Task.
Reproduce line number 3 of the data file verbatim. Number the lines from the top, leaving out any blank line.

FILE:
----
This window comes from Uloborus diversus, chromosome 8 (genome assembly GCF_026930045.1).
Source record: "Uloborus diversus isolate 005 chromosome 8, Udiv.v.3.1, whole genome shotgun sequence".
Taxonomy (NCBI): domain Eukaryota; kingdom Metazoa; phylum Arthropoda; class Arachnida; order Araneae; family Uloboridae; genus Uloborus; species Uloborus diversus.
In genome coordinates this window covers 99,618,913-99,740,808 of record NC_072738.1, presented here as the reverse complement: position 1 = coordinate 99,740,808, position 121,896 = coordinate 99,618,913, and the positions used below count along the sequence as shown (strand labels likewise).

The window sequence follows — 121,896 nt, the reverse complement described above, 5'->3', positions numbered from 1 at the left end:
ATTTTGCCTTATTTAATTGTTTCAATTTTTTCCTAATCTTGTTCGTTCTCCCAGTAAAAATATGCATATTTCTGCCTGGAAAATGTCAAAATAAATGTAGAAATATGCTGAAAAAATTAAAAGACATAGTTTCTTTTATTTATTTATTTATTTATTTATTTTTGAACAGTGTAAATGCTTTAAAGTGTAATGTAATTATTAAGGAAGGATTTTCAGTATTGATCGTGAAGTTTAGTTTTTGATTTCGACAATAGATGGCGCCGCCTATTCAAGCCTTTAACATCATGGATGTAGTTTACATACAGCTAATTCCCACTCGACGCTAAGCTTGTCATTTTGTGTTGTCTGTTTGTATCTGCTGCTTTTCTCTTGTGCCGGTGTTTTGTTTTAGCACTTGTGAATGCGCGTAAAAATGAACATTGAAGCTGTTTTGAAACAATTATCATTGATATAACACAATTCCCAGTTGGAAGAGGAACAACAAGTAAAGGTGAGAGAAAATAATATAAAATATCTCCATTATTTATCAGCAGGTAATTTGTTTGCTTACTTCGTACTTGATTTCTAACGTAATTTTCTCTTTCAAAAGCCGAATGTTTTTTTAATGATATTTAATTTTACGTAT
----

Taxonomy (NCBI): domain Eukaryota; kingdom Metazoa; phylum Arthropoda; class Arachnida; order Araneae; family Uloboridae; genus Uloborus; species Uloborus diversus.